But perhaps the most striking example of these pernicious attitudes is that we tacitly expect levels of self-reliance and physical courage from men that we would not ask for from women. We often behave as though we valued men’s lives less than women’s – at least, in the secular West. A powerful section of the film showed news coverage of Boko Haram’s killings, illustrating how the press places more importance on female deaths than on male ones. Women and children are first into the lifeboats. Men are first on the battlefield. As a society, we do not encourage men to express fear, vulnerability and loneliness. We expect them to tough it out. I believe this may be part of why so many more men than women commit suicide. In fact, his internalized perception that as a man he should be a success, a provider, self-reliant, was a major factor in the suicide of one of my dearest friends six months ago.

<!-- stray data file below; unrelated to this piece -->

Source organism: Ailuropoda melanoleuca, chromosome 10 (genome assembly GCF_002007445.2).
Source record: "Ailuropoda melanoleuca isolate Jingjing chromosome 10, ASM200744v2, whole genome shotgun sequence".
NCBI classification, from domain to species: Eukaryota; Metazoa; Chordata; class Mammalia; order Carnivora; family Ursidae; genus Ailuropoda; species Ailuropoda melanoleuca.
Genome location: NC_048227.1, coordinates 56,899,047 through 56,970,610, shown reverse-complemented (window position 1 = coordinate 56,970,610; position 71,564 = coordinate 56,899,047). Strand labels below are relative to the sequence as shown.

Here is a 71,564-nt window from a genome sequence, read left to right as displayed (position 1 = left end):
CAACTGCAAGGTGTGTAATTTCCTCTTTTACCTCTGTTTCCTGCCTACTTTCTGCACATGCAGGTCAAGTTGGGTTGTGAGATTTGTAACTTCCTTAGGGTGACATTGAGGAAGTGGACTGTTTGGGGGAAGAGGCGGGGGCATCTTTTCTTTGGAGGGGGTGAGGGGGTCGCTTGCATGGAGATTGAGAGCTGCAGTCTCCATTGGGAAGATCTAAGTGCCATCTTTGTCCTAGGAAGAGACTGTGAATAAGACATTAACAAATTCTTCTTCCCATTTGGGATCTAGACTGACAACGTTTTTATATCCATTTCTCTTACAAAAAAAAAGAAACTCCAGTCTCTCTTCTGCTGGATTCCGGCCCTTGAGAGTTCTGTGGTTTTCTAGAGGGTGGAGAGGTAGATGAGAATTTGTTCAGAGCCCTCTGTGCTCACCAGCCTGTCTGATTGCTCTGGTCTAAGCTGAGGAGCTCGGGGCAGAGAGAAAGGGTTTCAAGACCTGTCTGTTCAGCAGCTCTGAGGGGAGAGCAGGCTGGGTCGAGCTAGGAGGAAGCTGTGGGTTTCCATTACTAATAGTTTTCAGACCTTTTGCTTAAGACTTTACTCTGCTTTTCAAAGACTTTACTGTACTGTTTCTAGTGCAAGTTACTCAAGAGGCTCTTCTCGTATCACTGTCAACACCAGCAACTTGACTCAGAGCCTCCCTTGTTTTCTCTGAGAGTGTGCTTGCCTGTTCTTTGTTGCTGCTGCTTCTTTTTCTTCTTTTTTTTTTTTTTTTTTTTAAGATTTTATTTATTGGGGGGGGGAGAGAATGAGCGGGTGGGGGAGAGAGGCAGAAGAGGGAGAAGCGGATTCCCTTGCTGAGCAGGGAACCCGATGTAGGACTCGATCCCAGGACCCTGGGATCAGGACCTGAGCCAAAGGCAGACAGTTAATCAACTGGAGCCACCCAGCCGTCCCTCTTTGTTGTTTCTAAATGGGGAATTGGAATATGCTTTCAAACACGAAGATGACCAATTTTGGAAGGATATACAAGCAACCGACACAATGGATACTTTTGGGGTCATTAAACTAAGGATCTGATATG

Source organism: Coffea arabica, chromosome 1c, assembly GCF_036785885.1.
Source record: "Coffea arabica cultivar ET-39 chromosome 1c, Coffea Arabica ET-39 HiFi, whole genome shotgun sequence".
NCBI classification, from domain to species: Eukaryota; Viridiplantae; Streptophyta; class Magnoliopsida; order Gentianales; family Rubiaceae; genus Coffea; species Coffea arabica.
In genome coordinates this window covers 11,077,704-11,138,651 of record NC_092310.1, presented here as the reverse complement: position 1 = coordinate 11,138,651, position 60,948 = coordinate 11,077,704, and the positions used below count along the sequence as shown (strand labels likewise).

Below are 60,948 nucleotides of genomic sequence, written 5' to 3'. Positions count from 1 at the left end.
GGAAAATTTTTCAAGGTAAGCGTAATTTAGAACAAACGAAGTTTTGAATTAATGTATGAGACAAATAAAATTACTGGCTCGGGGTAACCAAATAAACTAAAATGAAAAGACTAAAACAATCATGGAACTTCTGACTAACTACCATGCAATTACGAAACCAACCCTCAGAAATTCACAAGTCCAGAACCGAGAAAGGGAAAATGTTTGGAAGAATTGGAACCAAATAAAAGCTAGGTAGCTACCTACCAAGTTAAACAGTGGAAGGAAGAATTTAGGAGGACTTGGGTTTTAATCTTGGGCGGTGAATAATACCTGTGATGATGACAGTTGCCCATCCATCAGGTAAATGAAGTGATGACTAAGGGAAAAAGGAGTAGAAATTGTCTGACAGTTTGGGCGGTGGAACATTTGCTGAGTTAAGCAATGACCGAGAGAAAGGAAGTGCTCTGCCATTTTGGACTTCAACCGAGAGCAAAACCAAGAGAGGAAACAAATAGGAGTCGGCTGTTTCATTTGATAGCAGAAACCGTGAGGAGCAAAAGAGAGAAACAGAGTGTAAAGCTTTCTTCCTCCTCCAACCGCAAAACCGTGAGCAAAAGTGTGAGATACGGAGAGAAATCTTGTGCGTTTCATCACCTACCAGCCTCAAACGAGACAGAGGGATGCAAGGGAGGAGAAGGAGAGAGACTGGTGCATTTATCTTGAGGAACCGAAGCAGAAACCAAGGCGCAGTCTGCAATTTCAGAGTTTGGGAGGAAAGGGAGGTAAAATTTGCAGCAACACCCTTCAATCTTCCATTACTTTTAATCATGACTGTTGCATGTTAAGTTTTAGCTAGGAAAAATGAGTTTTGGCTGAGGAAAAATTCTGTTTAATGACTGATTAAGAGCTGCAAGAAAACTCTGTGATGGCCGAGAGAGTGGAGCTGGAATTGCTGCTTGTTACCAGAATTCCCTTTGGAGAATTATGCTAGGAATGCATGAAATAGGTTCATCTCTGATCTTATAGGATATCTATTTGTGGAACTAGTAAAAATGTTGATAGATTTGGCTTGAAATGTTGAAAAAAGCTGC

The film left me feeling that feminists and MRM activists should work together. Sex is an accident of fate. Most of us do not choose to be male or female. It is pointless to demonize everyone who shares a heterozygous set of chromosomes. It is divisive and harmful to both sexes to engage in competitions as to who is most victimized. As Hayward puts it, “we can’t compare suffering, we can’t quantify [it].” Instead, we must work to ensure that everyone has an equal chance at happiness. If women’s rights are close to our hearts, men’s should be too.